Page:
Federal tax law allows deductions for many items, such as legitimate business expenses and charitable donations. But, if you claim deductions on your tax return, you also must maintain adequate records to support them. If your tax return is audited, missing or incomplete records could lead to additional taxes, interest and penalties, as these three recent U.S. Tax Court cases demonstrate.
1. Alan Brookes, et ux. v. Commissioner (TC Memo 2017-146)
In this decision, the taxpayers were a married couple who filed a joint tax return. They operated the husband’s financial services and consulting business, along with the wife’s art business, through an S corporation. The S corporation’s losses were passed through to the couple’s personal tax return.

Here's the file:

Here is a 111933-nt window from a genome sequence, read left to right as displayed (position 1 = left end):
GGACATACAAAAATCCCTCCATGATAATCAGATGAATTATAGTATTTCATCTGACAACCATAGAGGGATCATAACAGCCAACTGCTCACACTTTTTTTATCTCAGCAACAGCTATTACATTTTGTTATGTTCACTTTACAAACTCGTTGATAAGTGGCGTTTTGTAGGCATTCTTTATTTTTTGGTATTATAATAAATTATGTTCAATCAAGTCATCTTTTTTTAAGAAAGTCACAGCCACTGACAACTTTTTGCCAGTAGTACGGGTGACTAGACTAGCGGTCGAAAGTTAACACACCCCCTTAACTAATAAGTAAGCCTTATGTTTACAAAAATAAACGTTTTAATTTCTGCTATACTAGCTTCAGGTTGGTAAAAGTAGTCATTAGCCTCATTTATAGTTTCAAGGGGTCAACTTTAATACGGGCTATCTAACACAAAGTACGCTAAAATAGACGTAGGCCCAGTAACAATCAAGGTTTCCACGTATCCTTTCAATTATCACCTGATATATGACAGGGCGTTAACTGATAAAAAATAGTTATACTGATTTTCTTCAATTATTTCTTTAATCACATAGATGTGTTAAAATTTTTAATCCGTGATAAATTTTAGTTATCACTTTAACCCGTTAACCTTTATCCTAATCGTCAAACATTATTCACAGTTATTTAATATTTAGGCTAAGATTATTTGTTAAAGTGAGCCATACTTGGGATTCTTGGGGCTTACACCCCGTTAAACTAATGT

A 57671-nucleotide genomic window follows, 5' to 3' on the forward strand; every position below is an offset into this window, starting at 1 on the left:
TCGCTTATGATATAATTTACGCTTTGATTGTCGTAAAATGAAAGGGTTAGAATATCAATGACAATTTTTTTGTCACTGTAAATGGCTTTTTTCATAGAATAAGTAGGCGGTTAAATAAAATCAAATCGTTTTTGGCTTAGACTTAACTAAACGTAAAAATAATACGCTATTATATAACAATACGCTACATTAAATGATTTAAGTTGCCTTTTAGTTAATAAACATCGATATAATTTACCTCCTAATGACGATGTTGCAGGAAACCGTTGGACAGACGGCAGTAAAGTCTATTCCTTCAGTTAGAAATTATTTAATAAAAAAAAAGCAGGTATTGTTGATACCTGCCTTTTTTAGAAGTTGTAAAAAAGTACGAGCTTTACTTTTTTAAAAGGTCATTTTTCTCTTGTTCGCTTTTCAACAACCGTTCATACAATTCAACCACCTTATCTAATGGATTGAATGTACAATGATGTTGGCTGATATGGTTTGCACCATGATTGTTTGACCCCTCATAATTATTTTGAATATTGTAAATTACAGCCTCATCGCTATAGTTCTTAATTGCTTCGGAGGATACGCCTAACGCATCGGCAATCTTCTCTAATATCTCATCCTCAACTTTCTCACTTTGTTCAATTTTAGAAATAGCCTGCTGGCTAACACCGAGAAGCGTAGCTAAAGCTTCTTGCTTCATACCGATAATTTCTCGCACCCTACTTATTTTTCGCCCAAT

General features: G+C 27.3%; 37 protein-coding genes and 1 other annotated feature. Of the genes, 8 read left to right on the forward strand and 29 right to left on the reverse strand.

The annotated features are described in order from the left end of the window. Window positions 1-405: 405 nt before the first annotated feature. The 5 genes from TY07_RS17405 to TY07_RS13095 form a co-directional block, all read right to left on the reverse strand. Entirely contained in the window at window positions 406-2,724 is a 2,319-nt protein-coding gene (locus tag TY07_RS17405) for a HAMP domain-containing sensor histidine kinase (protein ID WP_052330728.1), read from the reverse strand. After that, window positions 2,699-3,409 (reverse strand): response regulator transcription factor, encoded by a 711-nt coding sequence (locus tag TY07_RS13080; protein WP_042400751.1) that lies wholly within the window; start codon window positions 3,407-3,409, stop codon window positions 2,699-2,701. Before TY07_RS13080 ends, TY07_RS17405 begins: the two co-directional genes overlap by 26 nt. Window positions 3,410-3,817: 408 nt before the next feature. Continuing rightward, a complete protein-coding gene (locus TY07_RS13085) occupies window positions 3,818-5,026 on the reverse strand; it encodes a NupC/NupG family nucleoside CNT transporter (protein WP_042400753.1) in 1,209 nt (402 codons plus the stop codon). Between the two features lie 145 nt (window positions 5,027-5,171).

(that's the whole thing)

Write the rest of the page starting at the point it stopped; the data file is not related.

The IRS audited the couple’s tax returns for the 2010 through 2012 tax years, and disallowed many of the business’s deductions, increasing the taxpayers’ taxable income for the three years in question. For example, deductions the taxpayers claimed for travel, meals, entertainment and auto expenses were disallowed because the taxpayers had failed to:
- Keep contemporaneous records,
- Categorize the expenses, and
- Separate business expenses from personal expenses.
However, the IRS allowed partial deductions for advertising, rent, gallery fees and supplies related to the wife’s art business, because the taxpayers had kept receipts from one of the tax years that showed purchase dates and amounts paid. Other deductions were allowed based on the wife’s oral testimony in conjunction with some sketchy recordkeeping.